Brain drain issue to be tackled

Busy schedule: Anwar walking the streets of New York after giving his speech at the UN General Assembly. (Right) The Prime Minister smiling for the camera during a dinner with the Malaysian diaspora and students in New York. — Bernama

NEW YORK: The government is looking into ways to attract skilled Malaysians to return and contribute to the country in a move to address the threat of brain drain Malaysia is facing now, says Datuk Seri Anwar Ibrahim.

The Prime Minister said the relevant ministries – International Trade and Industry, Economy as well as Higher Education – are currently engaging with those who are able to contribute to return home and be placed at specific areas of competence to help the nation.

“I am sure this can be done, it is ongoing... and we should, as you know we are now encountering the problem of brain drain in the past years.

“Top scholars, top economists, top accountants are leaving or have left, so now we have to make sure that we have a system that could encourage them to come back with incentives,” he said at a dinner with the Malaysian diaspora and students here yesterday.

Anwar, who arrived in the city on Wednesday, had earlier delivered Malaysia’s National Statement at the 78th United Nations General Assembly, Bernama reported.

He said the government had set up a committee to review the salary scheme of public servants but any restructuring needed to be done according to the country’s financial position.

“What I have inherited is RM1.5 trillion debt, 5.6% deficit, which means if I’m a responsible leader, I have to gradually reduce the debt.

“And if we are responsible in terms of prudent economic policy, then we will have to reduce the deficit, from 5.6% last year to 5.3% this year, and hoping to reach 5% in 2024,” he added.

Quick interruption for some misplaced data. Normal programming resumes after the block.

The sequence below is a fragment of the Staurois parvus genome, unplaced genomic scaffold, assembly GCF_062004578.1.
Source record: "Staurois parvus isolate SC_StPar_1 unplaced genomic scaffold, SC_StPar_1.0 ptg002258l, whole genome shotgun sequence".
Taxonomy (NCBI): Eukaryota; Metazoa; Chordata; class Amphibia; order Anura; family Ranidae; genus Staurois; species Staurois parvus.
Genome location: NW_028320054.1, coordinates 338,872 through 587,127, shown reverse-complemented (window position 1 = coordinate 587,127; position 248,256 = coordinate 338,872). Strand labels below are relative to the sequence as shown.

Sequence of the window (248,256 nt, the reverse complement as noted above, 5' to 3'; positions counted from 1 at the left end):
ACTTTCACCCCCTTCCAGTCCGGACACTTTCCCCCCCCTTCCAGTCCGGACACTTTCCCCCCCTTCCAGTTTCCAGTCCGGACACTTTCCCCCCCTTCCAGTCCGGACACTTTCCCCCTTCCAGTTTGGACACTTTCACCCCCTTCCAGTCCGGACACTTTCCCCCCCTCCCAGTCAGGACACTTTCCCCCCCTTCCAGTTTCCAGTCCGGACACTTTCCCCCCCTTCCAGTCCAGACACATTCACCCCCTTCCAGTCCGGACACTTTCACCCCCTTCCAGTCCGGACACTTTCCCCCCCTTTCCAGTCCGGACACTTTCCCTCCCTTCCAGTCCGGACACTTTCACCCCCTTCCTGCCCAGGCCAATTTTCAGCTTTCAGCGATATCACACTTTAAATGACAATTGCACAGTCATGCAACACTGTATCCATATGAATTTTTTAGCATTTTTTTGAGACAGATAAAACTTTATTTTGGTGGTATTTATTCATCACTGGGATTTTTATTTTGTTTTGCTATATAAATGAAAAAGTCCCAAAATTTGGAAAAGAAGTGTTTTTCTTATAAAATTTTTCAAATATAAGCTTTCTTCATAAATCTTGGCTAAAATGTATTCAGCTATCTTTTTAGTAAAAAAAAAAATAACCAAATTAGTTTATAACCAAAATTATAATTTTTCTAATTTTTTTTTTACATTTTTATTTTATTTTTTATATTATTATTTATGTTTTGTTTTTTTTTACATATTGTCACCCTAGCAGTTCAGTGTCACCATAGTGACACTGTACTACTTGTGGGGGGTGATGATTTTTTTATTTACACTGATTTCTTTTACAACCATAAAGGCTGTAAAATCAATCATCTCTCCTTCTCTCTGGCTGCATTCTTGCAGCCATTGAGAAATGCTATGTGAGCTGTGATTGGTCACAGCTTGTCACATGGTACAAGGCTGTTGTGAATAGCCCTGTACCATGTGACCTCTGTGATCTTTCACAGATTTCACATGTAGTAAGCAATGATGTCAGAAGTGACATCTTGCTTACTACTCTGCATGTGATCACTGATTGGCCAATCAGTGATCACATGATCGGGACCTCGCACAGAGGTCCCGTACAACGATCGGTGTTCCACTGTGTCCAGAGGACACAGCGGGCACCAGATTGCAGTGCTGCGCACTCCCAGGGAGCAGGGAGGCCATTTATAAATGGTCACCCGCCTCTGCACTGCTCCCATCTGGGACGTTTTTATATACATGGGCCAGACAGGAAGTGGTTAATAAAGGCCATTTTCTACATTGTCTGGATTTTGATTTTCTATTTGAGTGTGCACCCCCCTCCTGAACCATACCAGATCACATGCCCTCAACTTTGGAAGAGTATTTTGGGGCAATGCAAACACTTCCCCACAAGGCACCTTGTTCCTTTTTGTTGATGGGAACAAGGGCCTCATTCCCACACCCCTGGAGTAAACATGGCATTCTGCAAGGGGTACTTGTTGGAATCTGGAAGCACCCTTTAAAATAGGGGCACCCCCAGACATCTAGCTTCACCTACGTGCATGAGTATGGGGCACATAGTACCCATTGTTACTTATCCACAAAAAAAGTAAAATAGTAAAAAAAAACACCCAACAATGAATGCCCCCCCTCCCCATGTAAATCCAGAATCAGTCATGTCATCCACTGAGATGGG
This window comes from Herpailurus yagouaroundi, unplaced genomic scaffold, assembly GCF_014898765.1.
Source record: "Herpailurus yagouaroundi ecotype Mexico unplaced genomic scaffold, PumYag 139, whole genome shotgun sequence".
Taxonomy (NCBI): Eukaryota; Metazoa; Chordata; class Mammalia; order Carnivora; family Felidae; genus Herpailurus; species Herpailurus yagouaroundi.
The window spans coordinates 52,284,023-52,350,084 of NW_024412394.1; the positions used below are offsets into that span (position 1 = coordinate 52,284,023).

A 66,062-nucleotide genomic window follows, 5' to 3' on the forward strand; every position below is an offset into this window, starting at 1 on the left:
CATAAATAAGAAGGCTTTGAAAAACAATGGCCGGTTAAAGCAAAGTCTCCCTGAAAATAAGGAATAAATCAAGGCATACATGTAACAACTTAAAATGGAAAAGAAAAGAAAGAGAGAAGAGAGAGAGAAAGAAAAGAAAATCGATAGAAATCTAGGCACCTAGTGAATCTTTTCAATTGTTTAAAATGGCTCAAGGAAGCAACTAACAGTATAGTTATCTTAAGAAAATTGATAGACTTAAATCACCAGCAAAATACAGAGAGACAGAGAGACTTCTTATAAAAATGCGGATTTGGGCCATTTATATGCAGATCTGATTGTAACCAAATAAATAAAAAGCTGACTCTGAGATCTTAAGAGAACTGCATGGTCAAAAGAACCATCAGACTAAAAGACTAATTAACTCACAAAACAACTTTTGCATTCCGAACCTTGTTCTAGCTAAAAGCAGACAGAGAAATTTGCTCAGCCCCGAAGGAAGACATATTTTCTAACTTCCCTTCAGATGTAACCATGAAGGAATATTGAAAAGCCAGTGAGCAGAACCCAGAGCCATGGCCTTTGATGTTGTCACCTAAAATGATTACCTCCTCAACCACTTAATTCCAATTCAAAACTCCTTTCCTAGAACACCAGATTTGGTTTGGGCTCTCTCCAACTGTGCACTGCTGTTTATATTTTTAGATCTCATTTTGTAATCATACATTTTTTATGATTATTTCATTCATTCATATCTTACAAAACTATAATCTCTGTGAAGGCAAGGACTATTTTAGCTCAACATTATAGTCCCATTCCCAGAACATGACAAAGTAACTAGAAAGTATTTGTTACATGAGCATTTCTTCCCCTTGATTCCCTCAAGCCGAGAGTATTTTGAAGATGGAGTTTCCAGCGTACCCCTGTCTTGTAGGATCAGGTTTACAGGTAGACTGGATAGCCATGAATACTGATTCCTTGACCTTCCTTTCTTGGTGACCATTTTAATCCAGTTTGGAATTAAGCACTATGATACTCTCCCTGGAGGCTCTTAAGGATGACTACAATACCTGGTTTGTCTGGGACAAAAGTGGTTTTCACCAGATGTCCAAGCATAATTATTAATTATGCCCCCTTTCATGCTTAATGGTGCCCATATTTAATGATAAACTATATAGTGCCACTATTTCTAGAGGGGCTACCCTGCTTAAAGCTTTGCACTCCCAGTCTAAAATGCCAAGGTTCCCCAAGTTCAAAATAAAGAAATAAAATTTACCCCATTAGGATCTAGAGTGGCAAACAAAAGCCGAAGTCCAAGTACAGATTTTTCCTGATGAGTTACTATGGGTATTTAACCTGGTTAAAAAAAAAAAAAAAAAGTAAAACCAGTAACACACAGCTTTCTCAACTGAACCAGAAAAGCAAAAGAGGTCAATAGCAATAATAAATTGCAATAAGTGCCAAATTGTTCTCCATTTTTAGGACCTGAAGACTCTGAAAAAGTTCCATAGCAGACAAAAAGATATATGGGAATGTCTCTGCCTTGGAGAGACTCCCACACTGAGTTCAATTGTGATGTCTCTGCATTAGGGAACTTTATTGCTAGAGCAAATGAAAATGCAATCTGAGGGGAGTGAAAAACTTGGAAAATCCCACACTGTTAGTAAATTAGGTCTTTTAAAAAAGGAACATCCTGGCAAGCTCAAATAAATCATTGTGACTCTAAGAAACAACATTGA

On the question of dual citizenship, Anwar said the matter would be discussed further by assessing the implications of the implementation as it would involve a major policy decision.

“The Foreign Ministry and Home Ministry will put up a paper and will discuss its implications.

“For now we are not in favour but since there were requests, we’ll at least look at it and see whether we need to adjust or not,” he said.

Anwar was asked if there was a possibility that the government would allow dual citizenship to encourage Malaysian professionals living abroad to contribute to the country’s development, without having to choose between their homeland and adopted countries.

The dinner was attended by about 1,000 people.

Also present were Malaysian Ambassador to the United States Datuk Seri Nazri Aziz, Foreign Minister Datuk Seri Zambry Abd Kadir, Home Minister Datuk Seri Saifuddin Nasution Ismail, Investment, Trade and Industry Minister Tengku Datuk Seri Zafrul Tengku Abdul Aziz, Health Minister Dr Zaliha Mustafa and the Representative to the United Nations, Datuk Ahmad Faisal Muhamad.

Currently, there are about 25,000 Malaysians residing in the United States.

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